US 2936710 A
Description (OCR text may contain errors)
United, States Patent 2,936,710 A men MACH DECELERATION DEVICE corporation of Delaware Application-January 3, 1956, Serial No. 556,874
3 Claims. (Cl. 102-50) This invention relates generally to aerodynamic'deceleration devices, and more particularlyto a high Mach deceleration device for increasing the drag on a missle in a longitudinal direction:-
' v "It is a primary object of this invention to provide a high Mach deceleration device which, upon operation, not
only increases the longitudinal drag on the missile but simultaneously spoils nose lift thereby increasing the stabilizing moment of the missile about its center of gravity.
Another important object is'to provide a decelerating device which will slow-a missile sufficiently to enable a parachute to be used and which is so designed that the possibility of the decelerating device fouling the parachute lines is avoided.
An auxiliary object of the invention is to' provide a deceleration device which simultaneously serves to protect measuring instruments or the like normally housed in the nose piece of the missile. 7
These and other objects and advantages of this invention are attained by providing a thin shell at the forward portion of themissile immediately preceding the nose cone. This shell is adapted to be telescoped over the nose cone by sliding; forward, to provide, in effect, a substantially flat nose shape. Not only is the longitudinal drag increased by a large numerical factor as a result' 'of this flat nose shape, but so positioning the shell over by referring to a preferred embodiment thereof as shown inthe accompanying drawings, in which:
Figure 1 is a perspective view of a high Mach missile in descending flight;
" Figure2 is a view of the missile of Figure 1 showing the decelerating device in its operative position;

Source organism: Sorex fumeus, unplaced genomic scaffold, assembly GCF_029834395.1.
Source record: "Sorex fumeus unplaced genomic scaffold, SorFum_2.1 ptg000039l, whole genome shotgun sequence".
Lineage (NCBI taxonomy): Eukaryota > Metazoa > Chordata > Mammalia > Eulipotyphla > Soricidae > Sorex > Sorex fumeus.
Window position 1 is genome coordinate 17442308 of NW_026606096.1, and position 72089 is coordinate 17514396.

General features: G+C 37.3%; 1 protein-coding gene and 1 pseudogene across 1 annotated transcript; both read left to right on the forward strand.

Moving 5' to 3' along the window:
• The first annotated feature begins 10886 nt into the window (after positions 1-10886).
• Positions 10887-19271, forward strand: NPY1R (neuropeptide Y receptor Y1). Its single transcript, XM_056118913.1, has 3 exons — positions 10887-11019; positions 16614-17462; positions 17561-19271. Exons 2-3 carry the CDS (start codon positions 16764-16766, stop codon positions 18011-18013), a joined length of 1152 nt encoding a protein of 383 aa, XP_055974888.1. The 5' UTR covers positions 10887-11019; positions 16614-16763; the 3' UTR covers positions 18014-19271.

,Figure 3 is a cut-away view partly in cross section of the missile taken in the direction of the arrows 3-3 of Figure 2; I
Figure 4 is a cross section taken in the direction of the arrows 4-4 of Figure 3; and, I
Figure. 5 is a cross section of a portion of the 'decelerating device taken in the direction of the arrows 5-5 of Fig. 3. 7
Referring to Figure 1, there is shown a missile 10 with a decelerating device 11 surrounding a forward portion of the missile immediately preceding the missile nose cone 12. As shown, the decelerating device 11 forms an aerodynamically clean surface with the missile fuselage 10 and nose piece 12. Preferably, the device William Bollay, Pacifie Palisades, Calif., assignor, by mesne assignments, to Curtiss-Wright. Corporation, a-
diameter'corresponding to the outside diameter of the adjacent portions of the missile.
In Figure 2, the cylindrical shell 11 is shown in its operative position for inducing high longitudinal drag. Any' suitable means may be employed fortelescoping the shell 11 over the nose cone 1 2. One means for effecting this movement comprises a series of piston rods, two of which are shown in Figure 2 at 13 and 14 and a third of which is shown in Figure 4 at 15. A minimum number of such rods would be three spaced i120 circumferentially about the forward portion of the missile, as shown in Figure 4, to insure balanced forces actingon the end of the shell with respect to its axis. a
As shown most clearly in Figure 3, the piston rods such as rods 13 and 14 are rigidly securedto the rear end of the shell 11 and terminate in pistons 16 and 17 operable'within piston cylinders 18 and 19 in the missile fuselage-10. The cylinders 18 and 19 arev connected'to a manifold passagei20 passing through a valve 21 to a high pressure source S. Alternatively, ram air pressure could be used as a pressure source.